Canadian books make great Christmas gifts

Give Canadian books for Christmas. A nov­el idea some might say, but I’ve been giv­ing Canadian books as gifts for more than 40 years.

I come from a long line of read­ers. Being read to was a treas­ured part of my early child­hood. And I can still re­mem­ber the thrill of be­ing able to read on my own any time I wanted! When I was 10 I de­cided that in­cluded late at night.

Not sure if read­ing past bed­time was al­lowed, I draped a tow­el over the lamp on my night table to avoid de­tec­tion. Mom still saw the light un­der the door. But in­stead of giv­ing me heck, she said it was okay to read but not to start a fire.

Canadian books cov­er every genre and evoke every emo­tion. I’ve giggled, sniffled and even been creeped out on oc­ca­sion. Canadian au­thors have also in­formed and en­lightened me about our vast and var­ied mul­ti­cul­tur­al coun­try and provided in­sight into the hu­man psyche.

Although 99% of our books are currently living in a storage unit, here are a few of the Canadian books I found in a 60 second cruise around our apartment.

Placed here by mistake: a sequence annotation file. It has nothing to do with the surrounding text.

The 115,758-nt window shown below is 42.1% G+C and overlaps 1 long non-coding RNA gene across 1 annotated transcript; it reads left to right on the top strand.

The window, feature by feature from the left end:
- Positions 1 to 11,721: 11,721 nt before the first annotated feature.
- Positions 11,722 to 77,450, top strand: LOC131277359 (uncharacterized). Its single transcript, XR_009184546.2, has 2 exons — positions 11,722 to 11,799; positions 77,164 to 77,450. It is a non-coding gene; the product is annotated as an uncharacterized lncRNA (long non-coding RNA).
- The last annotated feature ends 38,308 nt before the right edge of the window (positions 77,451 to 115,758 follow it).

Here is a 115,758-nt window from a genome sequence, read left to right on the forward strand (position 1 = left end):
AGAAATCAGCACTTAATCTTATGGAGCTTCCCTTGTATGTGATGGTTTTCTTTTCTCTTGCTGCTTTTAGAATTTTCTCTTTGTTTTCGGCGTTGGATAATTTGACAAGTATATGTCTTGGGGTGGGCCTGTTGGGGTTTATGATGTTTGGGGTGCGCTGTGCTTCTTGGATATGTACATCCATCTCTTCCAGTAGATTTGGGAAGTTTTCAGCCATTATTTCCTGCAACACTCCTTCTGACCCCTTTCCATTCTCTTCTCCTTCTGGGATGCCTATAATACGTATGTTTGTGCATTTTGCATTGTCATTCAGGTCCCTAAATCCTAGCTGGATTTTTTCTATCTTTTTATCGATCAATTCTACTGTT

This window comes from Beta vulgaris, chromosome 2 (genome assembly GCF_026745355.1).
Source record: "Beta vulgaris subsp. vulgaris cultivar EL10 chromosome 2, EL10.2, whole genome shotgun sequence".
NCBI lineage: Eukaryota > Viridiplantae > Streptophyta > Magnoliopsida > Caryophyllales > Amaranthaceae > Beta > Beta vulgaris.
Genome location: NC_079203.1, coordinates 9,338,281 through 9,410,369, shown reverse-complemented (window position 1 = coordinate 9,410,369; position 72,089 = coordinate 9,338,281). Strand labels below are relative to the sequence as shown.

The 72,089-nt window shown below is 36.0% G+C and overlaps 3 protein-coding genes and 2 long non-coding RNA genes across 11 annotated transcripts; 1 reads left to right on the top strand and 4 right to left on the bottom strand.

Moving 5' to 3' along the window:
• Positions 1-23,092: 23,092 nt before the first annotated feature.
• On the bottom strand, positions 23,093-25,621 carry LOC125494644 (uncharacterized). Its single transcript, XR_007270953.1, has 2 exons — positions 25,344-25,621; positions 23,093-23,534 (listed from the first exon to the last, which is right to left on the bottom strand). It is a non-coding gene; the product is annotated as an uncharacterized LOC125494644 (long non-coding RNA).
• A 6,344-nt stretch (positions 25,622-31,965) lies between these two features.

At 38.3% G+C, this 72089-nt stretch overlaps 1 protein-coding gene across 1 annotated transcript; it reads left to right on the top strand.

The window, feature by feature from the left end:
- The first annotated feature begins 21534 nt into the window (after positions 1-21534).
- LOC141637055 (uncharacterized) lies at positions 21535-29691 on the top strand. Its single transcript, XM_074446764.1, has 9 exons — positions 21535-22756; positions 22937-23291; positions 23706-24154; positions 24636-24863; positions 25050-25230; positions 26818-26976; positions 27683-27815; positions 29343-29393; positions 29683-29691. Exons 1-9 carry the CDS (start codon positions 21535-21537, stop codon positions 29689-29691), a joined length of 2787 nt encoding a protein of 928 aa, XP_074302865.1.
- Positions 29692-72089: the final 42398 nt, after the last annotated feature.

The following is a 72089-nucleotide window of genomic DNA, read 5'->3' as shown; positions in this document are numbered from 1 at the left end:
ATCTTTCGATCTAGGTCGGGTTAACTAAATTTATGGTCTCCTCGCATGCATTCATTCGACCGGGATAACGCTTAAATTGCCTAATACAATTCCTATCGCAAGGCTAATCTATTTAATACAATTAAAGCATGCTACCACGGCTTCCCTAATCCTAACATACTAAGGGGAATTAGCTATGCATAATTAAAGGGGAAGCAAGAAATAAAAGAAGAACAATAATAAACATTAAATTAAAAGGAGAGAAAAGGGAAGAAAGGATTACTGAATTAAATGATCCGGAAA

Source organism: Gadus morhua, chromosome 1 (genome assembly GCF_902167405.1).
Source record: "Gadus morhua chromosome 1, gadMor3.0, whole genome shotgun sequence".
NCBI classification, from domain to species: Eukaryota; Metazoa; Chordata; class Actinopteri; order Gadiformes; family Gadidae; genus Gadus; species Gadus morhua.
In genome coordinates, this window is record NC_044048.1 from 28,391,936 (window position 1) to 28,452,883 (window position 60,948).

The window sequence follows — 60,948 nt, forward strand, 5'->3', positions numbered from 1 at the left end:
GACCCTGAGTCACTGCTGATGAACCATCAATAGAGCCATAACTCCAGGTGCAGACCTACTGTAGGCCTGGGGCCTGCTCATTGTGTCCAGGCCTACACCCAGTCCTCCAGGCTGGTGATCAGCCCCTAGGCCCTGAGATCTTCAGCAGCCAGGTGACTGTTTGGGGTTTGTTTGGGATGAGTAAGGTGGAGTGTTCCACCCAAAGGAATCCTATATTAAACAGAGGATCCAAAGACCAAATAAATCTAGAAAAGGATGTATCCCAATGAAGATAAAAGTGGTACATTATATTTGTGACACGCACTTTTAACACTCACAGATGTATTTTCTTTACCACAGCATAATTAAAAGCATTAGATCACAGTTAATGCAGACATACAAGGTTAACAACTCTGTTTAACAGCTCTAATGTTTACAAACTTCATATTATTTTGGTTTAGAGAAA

Although 99% of our books are cur­rently liv­ing in a stor­age unit, here are a few of the Canadian books I found in a 60 second cruise around our apartment.

Most of my fam­ily lives in the USA but, even so, Canadian books are al­ways on their Christmas wish lists. Some I’m wrap­ping as presents this year include:

Light Years: Memoir of a Modern Lighthouse Keeper by Caroline Woodward

Tide Rips and Back Eddies by Bill Proctor and Yvonne Maximchuk

Once They Were Hats by Frances Backhouse

Station Eleven by Emily St. John Mandel

Watershed Moments: A Pictorial History of Courtenay and District by Christine Dickinson, Deborah Griffiths, Judy Hagen and Catherine Siba

There are oth­ers I can’t men­tion as my part­ner, fel­low au­thor Rick James, reads my blogs and would find out what he’s get­ting for Christmas!

With the ex­cep­tion of Station Eleven, which was pub­lished in 2014, the above books are all fall 2015 re­leases. But many Canadian books are what I call ‘keep­ers’ and have per­man­ent homes on my bookshelf.

So if you’re in­ter­ested in Canadian clas­sics, here are a few of my favorites:

Who Has Seen the Wind by W.O. Mitchell

The Stone Angel by Margaret Laurence

Never Cry Wolf by Farley Mowat

Wolf Willow: A History, a Story, and a Memory of the Last Plains Frontier by Wallace Stegner

Books open the door to oth­er worlds, both ima­gin­ary and real, as well as dif­fer­ent ways of think­ing, eat­ing and mov­ing. They are com­pan­ions on dark, winter nights and al­low us to es­cape the drudgery or demons of every­day life. I can think of no bet­ter gift.